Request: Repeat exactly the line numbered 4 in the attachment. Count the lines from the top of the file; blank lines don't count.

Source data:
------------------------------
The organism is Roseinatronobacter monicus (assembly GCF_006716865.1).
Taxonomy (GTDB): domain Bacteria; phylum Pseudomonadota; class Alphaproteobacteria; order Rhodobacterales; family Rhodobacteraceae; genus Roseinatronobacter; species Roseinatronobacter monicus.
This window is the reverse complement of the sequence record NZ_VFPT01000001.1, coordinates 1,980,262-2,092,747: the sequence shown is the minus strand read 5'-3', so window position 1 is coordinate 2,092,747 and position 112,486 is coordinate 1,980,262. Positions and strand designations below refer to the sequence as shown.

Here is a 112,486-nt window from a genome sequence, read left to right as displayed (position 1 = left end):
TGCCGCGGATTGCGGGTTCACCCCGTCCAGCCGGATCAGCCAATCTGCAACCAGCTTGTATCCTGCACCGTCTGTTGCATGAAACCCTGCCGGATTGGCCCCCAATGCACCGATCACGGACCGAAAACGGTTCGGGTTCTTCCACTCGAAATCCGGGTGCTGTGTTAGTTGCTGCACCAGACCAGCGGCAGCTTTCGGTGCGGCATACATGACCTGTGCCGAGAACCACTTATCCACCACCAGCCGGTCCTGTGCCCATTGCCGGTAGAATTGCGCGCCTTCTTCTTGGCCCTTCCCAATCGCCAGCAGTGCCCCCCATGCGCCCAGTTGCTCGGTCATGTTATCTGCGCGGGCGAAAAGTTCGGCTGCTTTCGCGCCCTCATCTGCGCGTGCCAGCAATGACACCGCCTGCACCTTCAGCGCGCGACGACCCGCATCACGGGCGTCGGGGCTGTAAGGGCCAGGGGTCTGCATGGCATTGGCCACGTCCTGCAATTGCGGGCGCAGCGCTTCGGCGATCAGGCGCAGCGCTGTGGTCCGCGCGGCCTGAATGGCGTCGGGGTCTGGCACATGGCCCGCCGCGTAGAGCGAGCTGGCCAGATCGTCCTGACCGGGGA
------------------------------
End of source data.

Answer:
Here is a 112,486-nt window from a genome sequence, read left to right as displayed (position 1 = left end):